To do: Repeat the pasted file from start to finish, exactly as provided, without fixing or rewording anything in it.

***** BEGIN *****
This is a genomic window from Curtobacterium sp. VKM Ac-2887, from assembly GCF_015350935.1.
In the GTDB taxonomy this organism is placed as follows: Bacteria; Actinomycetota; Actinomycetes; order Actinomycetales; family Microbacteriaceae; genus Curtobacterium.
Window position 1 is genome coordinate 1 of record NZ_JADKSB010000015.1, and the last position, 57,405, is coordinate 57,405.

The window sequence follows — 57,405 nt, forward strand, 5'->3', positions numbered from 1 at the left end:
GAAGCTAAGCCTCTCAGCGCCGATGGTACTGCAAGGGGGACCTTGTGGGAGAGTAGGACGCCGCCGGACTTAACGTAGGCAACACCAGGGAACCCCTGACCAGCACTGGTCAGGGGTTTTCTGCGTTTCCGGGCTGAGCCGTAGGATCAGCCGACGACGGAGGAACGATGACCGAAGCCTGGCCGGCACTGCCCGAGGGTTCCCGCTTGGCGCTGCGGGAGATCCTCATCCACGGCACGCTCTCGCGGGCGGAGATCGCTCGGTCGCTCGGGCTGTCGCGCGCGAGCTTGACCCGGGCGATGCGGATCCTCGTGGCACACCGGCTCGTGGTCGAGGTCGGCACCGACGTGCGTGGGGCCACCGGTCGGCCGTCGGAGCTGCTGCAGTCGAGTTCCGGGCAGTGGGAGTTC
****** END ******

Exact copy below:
This is a genomic window from Curtobacterium sp. VKM Ac-2887, from assembly GCF_015350935.1.
In the GTDB taxonomy this organism is placed as follows: Bacteria; Actinomycetota; Actinomycetes; order Actinomycetales; family Microbacteriaceae; genus Curtobacterium.
Window position 1 is genome coordinate 1 of record NZ_JADKSB010000015.1, and the last position, 57,405, is coordinate 57,405.

The window sequence follows — 57,405 nt, forward strand, 5'->3', positions numbered from 1 at the left end:
GAAGCTAAGCCTCTCAGCGCCGATGGTACTGCAAGGGGGACCTTGTGGGAGAGTAGGACGCCGCCGGACTTAACGTAGGCAACACCAGGGAACCCCTGACCAGCACTGGTCAGGGGTTTTCTGCGTTTCCGGGCTGAGCCGTAGGATCAGCCGACGACGGAGGAACGATGACCGAAGCCTGGCCGGCACTGCCCGAGGGTTCCCGCTTGGCGCTGCGGGAGATCCTCATCCACGGCACGCTCTCGCGGGCGGAGATCGCTCGGTCGCTCGGGCTGTCGCGCGCGAGCTTGACCCGGGCGATGCGGATCCTCGTGGCACACCGGCTCGTGGTCGAGGTCGGCACCGACGTGCGTGGGGCCACCGGTCGGCCGTCGGAGCTGCTGCAGTCGAGTTCCGGGCAGTGGGAGTTC